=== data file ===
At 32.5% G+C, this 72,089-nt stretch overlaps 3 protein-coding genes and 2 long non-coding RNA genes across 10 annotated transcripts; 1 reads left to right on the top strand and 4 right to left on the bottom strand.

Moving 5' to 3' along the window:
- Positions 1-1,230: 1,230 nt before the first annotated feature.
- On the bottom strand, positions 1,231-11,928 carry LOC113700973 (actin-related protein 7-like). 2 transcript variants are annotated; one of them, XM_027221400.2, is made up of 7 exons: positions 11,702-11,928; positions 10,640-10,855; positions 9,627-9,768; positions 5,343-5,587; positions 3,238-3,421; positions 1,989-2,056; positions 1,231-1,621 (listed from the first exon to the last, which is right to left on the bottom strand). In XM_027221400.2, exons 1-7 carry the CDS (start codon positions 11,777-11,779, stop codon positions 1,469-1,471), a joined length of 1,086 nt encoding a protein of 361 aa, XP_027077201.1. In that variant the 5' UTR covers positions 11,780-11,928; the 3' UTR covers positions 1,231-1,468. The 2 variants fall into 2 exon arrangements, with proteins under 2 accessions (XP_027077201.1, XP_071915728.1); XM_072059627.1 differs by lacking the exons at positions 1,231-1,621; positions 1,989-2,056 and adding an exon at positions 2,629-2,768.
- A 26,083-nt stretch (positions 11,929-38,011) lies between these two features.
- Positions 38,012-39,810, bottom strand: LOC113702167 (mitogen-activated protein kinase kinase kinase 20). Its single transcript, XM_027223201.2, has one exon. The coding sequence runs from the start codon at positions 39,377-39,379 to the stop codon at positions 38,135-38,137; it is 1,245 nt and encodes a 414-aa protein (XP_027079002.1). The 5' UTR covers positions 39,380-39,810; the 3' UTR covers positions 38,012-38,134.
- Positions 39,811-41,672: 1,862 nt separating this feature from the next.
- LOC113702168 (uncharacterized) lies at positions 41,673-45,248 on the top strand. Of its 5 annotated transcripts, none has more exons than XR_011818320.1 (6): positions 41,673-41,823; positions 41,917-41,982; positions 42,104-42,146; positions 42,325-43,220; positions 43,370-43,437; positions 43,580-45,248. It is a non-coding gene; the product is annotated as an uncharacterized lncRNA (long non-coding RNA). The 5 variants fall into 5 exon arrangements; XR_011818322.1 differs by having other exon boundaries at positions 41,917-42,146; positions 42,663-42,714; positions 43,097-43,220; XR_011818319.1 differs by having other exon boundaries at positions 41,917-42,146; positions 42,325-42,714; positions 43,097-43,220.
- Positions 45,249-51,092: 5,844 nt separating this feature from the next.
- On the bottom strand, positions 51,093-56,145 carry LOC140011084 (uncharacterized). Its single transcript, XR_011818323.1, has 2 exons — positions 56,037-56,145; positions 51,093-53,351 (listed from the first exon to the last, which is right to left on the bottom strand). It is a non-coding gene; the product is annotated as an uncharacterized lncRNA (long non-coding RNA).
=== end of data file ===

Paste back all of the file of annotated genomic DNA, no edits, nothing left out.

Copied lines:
At 32.5% G+C, this 72,089-nt stretch overlaps 3 protein-coding genes and 2 long non-coding RNA genes across 10 annotated transcripts; 1 reads left to right on the top strand and 4 right to left on the bottom strand.

Moving 5' to 3' along the window:
- Positions 1-1,230: 1,230 nt before the first annotated feature.
- On the bottom strand, positions 1,231-11,928 carry LOC113700973 (actin-related protein 7-like). 2 transcript variants are annotated; one of them, XM_027221400.2, is made up of 7 exons: positions 11,702-11,928; positions 10,640-10,855; positions 9,627-9,768; positions 5,343-5,587; positions 3,238-3,421; positions 1,989-2,056; positions 1,231-1,621 (listed from the first exon to the last, which is right to left on the bottom strand). In XM_027221400.2, exons 1-7 carry the CDS (start codon positions 11,777-11,779, stop codon positions 1,469-1,471), a joined length of 1,086 nt encoding a protein of 361 aa, XP_027077201.1. In that variant the 5' UTR covers positions 11,780-11,928; the 3' UTR covers positions 1,231-1,468. The 2 variants fall into 2 exon arrangements, with proteins under 2 accessions (XP_027077201.1, XP_071915728.1); XM_072059627.1 differs by lacking the exons at positions 1,231-1,621; positions 1,989-2,056 and adding an exon at positions 2,629-2,768.
- A 26,083-nt stretch (positions 11,929-38,011) lies between these two features.
- Positions 38,012-39,810, bottom strand: LOC113702167 (mitogen-activated protein kinase kinase kinase 20). Its single transcript, XM_027223201.2, has one exon. The coding sequence runs from the start codon at positions 39,377-39,379 to the stop codon at positions 38,135-38,137; it is 1,245 nt and encodes a 414-aa protein (XP_027079002.1). The 5' UTR covers positions 39,380-39,810; the 3' UTR covers positions 38,012-38,134.
- Positions 39,811-41,672: 1,862 nt separating this feature from the next.
- LOC113702168 (uncharacterized) lies at positions 41,673-45,248 on the top strand. Of its 5 annotated transcripts, none has more exons than XR_011818320.1 (6): positions 41,673-41,823; positions 41,917-41,982; positions 42,104-42,146; positions 42,325-43,220; positions 43,370-43,437; positions 43,580-45,248. It is a non-coding gene; the product is annotated as an uncharacterized lncRNA (long non-coding RNA). The 5 variants fall into 5 exon arrangements; XR_011818322.1 differs by having other exon boundaries at positions 41,917-42,146; positions 42,663-42,714; positions 43,097-43,220; XR_011818319.1 differs by having other exon boundaries at positions 41,917-42,146; positions 42,325-42,714; positions 43,097-43,220.
- Positions 45,249-51,092: 5,844 nt separating this feature from the next.
- On the bottom strand, positions 51,093-56,145 carry LOC140011084 (uncharacterized). Its single transcript, XR_011818323.1, has 2 exons — positions 56,037-56,145; positions 51,093-53,351 (listed from the first exon to the last, which is right to left on the bottom strand). It is a non-coding gene; the product is annotated as an uncharacterized lncRNA (long non-coding RNA).